“How can I create a vacuum to preserve this food?”
“This Edison lamp is an improvement on gaslight but can’t it be made brighter?”

In most cases people asking these questions would be advised to go down and see the kid at the Mechanics – he might have a solution. Quite often he did and the grateful farmer or businessman would see that he was paid for it.

Part 4

By the age of 10 he had built a mechanical flying machine based on his observation of insects. Magazines from Europe took a long time to arrive in Ballarat and often Henry found that famous inventors and scientists in Europe and America had created things similar to those he was developing in his ‘vacuum’ of colonial Victoria. These included a form of electric dynamo and electric motor. His father, who had started by selling musical instruments from the back of a dray on the goldfields now had a major warehouse and music store in Ballarat. A short time after Alexander Graham Bell had invented the telephone; Henry had created a number of variants and had installed a complete system in his father’s warehouse. This feat so impressed Bell that he made a trip to Ballarat to see and examine the instruments in action. Young Henry was starting to attract international attention.

He often worked through to dawn. Even though the Eight Hours Movement had achieved important improvements in working conditions in Melbourne, Henry declared “'eight hours' work won't lift a man in this world”. But Henry was working at what he loved and that way the hours flow past easily. He later turned out to be an inspired teacher at the local School of Mines but always continued with his inventing. He also designed a device for transferring moving images over telegraph wires – an important precursor to television.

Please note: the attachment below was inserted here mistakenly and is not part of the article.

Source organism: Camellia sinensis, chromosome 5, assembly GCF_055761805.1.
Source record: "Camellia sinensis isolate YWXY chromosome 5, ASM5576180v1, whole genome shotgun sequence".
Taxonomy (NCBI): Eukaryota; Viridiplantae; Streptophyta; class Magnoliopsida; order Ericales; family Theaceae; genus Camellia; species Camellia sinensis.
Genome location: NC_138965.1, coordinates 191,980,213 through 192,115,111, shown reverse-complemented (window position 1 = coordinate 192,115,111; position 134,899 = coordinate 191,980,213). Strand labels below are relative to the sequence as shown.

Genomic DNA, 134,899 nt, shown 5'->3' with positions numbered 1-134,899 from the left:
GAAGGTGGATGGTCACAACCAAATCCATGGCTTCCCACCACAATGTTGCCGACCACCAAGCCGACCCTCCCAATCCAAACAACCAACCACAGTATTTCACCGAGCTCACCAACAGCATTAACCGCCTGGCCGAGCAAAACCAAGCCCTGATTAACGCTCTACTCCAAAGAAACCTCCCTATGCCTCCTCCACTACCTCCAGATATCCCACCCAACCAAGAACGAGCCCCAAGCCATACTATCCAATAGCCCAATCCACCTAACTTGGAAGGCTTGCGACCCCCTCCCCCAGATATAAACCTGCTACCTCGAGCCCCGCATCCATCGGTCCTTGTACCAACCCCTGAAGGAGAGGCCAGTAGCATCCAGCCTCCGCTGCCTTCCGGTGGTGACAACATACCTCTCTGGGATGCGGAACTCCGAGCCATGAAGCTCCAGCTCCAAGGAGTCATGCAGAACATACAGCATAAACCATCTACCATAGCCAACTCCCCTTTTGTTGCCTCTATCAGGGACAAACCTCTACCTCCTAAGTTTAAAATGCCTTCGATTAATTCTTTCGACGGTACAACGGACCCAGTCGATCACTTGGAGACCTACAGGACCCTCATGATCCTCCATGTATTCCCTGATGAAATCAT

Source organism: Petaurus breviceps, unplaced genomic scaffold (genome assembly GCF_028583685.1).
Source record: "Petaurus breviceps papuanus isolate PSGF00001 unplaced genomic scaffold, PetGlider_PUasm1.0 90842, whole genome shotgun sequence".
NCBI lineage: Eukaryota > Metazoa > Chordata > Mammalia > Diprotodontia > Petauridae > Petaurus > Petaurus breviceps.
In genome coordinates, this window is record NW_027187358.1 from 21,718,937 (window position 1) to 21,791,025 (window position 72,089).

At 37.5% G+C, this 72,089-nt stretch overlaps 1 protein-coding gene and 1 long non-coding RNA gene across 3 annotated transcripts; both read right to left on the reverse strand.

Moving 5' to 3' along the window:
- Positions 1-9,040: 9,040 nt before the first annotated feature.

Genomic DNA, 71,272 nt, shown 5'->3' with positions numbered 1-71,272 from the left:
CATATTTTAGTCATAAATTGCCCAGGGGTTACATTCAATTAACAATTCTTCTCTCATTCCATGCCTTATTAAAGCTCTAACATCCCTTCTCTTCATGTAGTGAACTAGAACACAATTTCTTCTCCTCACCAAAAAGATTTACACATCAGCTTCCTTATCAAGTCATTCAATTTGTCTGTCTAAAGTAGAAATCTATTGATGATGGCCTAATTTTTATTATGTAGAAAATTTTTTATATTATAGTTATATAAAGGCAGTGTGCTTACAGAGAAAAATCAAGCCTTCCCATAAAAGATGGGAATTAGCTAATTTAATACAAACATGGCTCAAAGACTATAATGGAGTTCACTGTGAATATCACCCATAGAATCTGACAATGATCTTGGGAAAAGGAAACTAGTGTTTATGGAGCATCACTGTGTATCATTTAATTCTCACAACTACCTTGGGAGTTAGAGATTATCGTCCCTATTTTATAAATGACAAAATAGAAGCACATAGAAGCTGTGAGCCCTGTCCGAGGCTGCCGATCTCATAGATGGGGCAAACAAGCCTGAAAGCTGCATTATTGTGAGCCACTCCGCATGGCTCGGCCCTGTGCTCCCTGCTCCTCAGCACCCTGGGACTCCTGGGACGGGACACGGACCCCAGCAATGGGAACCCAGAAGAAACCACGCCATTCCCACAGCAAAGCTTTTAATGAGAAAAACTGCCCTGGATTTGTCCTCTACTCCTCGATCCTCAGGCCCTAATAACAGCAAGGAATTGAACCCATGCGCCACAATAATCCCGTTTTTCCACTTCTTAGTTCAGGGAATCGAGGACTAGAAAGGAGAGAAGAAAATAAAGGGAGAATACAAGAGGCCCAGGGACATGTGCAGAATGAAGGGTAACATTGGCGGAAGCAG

After his father died, Henry went into partnership with his brothers to set up a successful music store in Melbourne. The building still stands in Elizabeth Street even though it no longer functions as music store. As a person interested in new technology, it is not surprising that Henry, at a meeting in the Port Phillip Club, moved a motion to form a club that was later to become known as the RACV.

Henry died in 1912 having patented very few of his inventions. He preferred them to make their way in the world for the public good and he was quietly proud that he had always had enough acumen to support himself and his family in a comfortable manner.

References and resources

In-line References and Citations: White Hat uses in-line references, sources and notes. Wherever you see a small white hat This is where notes and references will appear., rest the pointer over it for a second and a note or reference will appear.

Austin McCallum, 'Sutton, Henry (1856 - 1912)', Australian Dictionary of Biography, Volume 6, Melbourne University Press, 1976, pp 226-227.